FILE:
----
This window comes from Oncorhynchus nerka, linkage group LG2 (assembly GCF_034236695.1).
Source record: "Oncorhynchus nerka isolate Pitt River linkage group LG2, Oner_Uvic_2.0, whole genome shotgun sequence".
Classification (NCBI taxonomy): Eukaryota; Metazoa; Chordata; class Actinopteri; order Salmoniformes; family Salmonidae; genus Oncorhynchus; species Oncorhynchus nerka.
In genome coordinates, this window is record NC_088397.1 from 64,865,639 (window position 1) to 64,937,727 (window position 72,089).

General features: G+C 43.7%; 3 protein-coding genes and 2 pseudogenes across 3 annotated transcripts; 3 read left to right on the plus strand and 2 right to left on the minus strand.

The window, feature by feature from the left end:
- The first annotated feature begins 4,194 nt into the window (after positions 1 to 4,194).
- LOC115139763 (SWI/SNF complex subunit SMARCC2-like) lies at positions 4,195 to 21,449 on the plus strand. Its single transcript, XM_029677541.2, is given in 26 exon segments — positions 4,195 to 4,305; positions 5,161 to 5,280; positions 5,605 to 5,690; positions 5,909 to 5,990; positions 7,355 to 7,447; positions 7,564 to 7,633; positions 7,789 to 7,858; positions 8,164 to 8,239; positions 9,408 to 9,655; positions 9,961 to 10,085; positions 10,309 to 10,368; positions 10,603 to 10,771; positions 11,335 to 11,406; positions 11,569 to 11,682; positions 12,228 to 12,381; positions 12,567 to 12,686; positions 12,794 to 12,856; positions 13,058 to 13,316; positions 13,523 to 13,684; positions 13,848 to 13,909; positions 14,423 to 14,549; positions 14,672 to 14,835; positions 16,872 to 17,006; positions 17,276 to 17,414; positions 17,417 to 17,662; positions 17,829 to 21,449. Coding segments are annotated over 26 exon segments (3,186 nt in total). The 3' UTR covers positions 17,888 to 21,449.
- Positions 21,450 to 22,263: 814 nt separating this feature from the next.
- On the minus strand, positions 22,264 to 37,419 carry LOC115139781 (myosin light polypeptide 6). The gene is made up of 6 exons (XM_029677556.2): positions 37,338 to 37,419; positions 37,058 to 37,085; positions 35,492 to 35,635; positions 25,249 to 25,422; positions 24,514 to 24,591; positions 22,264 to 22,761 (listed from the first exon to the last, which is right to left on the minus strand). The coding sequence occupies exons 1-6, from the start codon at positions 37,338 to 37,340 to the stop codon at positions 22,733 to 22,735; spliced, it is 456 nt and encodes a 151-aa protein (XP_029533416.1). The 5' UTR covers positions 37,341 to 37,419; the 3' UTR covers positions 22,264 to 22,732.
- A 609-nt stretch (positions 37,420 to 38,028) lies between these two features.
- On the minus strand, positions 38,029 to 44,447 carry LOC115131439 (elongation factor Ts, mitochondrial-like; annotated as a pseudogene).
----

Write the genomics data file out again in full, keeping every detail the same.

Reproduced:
This window comes from Oncorhynchus nerka, linkage group LG2 (assembly GCF_034236695.1).
Source record: "Oncorhynchus nerka isolate Pitt River linkage group LG2, Oner_Uvic_2.0, whole genome shotgun sequence".
Classification (NCBI taxonomy): Eukaryota; Metazoa; Chordata; class Actinopteri; order Salmoniformes; family Salmonidae; genus Oncorhynchus; species Oncorhynchus nerka.
In genome coordinates, this window is record NC_088397.1 from 64,865,639 (window position 1) to 64,937,727 (window position 72,089).

General features: G+C 43.7%; 3 protein-coding genes and 2 pseudogenes across 3 annotated transcripts; 3 read left to right on the plus strand and 2 right to left on the minus strand.

The window, feature by feature from the left end:
- The first annotated feature begins 4,194 nt into the window (after positions 1 to 4,194).
- LOC115139763 (SWI/SNF complex subunit SMARCC2-like) lies at positions 4,195 to 21,449 on the plus strand. Its single transcript, XM_029677541.2, is given in 26 exon segments — positions 4,195 to 4,305; positions 5,161 to 5,280; positions 5,605 to 5,690; positions 5,909 to 5,990; positions 7,355 to 7,447; positions 7,564 to 7,633; positions 7,789 to 7,858; positions 8,164 to 8,239; positions 9,408 to 9,655; positions 9,961 to 10,085; positions 10,309 to 10,368; positions 10,603 to 10,771; positions 11,335 to 11,406; positions 11,569 to 11,682; positions 12,228 to 12,381; positions 12,567 to 12,686; positions 12,794 to 12,856; positions 13,058 to 13,316; positions 13,523 to 13,684; positions 13,848 to 13,909; positions 14,423 to 14,549; positions 14,672 to 14,835; positions 16,872 to 17,006; positions 17,276 to 17,414; positions 17,417 to 17,662; positions 17,829 to 21,449. Coding segments are annotated over 26 exon segments (3,186 nt in total). The 3' UTR covers positions 17,888 to 21,449.
- Positions 21,450 to 22,263: 814 nt separating this feature from the next.
- On the minus strand, positions 22,264 to 37,419 carry LOC115139781 (myosin light polypeptide 6). The gene is made up of 6 exons (XM_029677556.2): positions 37,338 to 37,419; positions 37,058 to 37,085; positions 35,492 to 35,635; positions 25,249 to 25,422; positions 24,514 to 24,591; positions 22,264 to 22,761 (listed from the first exon to the last, which is right to left on the minus strand). The coding sequence occupies exons 1-6, from the start codon at positions 37,338 to 37,340 to the stop codon at positions 22,733 to 22,735; spliced, it is 456 nt and encodes a 151-aa protein (XP_029533416.1). The 5' UTR covers positions 37,341 to 37,419; the 3' UTR covers positions 22,264 to 22,732.
- A 609-nt stretch (positions 37,420 to 38,028) lies between these two features.
- On the minus strand, positions 38,029 to 44,447 carry LOC115131439 (elongation factor Ts, mitochondrial-like; annotated as a pseudogene).